– Disparity of income level
  – Don‟t rush to standardize
• Product Policy
  – Uniform technical standards paves way for
    standardized products
  – But standards can get tougher
  – More new products
  – Economies of scales
  – Flexible manufacturing system will be
    required
  – Pan-Regional Strategies
• Pricing
  – Intense competition will lead to decrease in
    price
  – efficient border controls and uniform
    standards will lead to a decrease in costs also
  – Price based competition will intensify
            The Case For Regional
             Economic Integration

• Stimulates Economic Growth
• Removes inefficiencies
• Improves standard of living of consumers
• Provides greater competitive clout over
  non-members
• Ensures political peace
• Makes it a positive-sum game, whereby
  all member countries stand to gain
           The Case Against Regional
                Economic Integration

• Trade Creation Vs. Trade Diversion

• The “Fortress Europe” Syndrome
Impediments to Integration

  • Economic disparities among
    member countries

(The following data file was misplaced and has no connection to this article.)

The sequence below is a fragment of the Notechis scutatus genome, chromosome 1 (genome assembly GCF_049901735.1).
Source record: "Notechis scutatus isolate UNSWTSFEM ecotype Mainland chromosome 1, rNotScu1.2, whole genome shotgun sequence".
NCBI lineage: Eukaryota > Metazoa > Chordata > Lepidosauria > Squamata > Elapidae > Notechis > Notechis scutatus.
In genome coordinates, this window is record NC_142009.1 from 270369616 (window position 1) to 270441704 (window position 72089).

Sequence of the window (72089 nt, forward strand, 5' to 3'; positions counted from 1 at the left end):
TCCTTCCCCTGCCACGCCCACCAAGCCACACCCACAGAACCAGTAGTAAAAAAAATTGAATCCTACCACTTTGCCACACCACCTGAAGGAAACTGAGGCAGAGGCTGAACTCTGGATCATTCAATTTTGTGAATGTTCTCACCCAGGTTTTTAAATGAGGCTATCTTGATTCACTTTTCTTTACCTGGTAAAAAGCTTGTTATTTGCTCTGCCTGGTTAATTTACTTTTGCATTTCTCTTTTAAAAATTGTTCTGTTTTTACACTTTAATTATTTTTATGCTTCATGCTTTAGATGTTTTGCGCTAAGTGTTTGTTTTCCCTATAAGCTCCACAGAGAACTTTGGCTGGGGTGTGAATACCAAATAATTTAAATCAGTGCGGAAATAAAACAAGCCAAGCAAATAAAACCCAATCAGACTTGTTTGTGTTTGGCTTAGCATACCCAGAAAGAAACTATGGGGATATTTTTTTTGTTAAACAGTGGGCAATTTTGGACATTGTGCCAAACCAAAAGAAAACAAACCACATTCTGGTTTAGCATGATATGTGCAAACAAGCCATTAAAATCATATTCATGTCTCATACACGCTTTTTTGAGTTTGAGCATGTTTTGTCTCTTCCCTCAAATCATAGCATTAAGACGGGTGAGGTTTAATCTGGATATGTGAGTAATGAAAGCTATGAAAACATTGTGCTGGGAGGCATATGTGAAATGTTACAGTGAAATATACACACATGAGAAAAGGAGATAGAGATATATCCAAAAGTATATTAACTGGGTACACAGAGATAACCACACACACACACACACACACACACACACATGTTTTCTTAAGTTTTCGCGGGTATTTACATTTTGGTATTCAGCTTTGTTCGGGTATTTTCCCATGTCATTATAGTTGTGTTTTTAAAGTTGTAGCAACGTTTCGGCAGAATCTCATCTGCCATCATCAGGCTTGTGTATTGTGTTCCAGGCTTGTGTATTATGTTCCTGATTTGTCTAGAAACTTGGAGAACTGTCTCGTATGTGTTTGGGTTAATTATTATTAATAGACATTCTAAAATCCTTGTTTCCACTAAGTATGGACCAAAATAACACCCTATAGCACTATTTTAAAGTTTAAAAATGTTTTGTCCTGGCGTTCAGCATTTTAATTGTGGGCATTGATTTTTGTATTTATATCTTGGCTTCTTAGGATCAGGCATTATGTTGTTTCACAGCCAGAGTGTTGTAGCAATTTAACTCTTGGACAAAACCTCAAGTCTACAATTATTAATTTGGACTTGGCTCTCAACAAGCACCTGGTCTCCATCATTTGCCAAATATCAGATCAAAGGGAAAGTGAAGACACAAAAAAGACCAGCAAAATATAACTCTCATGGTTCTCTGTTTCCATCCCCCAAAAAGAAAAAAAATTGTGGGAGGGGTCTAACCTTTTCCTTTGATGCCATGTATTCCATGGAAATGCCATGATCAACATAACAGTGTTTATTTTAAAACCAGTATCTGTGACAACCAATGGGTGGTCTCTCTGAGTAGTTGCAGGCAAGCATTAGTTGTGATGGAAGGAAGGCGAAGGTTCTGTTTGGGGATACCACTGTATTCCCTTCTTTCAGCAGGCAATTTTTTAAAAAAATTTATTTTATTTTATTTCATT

• Macro Advantages Vs. Micro
    Disadvantages
  • Technical Standards and Systems
  • Environmental Standards
  • National Sovereignty Issues
  • Strength of the Integration lies in its
    “Weakest Link”
     Political/Legal Environment
•   Home Country Environment
•   Host Country Environment
•   Laws Affecting Business
•   Bargaining Powers
 Home Country Environment
• Trade Sanctions and Embargoes
  –   Unilateral /Multilateral (UN)
  –   Example against Cuba
  –   Effect on businesses
  –   Effect on nontargeted individuals
• Export Controls
      (Based on the export administration act and the
      munitions control)
    Why control exports?
    –   National security
    –   Foreign policy
    –   Short supply
    –   Nuclear proliferation
         •   To a given country?
         •   For use by a given firm?
         •   Trade diversion


•   Problems
    –   Competitive disadvantage
    –   Develops competition and loss of business
• Import controls
  –   Tariffs
  –   Voluntary restraint agreements
  –   Quota systems
  –   Reciprocal controls by foreign goods
  –   Desirable sources of raw
      materials/components are cut off hence
      product became either expensive or low
      grade
  –   Leads to complacency of domestic
      industries that are being protected
  –   Consumer bears the brunt
• Regulation of International Business
  Behavior
  –   Boycott of countries
  –   Antitrust laws
  –   Antidumping laws
  –   Corruption
  –   Ethical and moral issues
  –   Competitive disadvantage
  –   Loss of business
      Host Country Environment


• Political Risk
  –   Nature and stability of government
  –   Ownership risk
  –   Operating risk
  –   Transfer risk
Indicators of Political
– Unstable government     Risk
–   Civil disturbances
–   Terrorism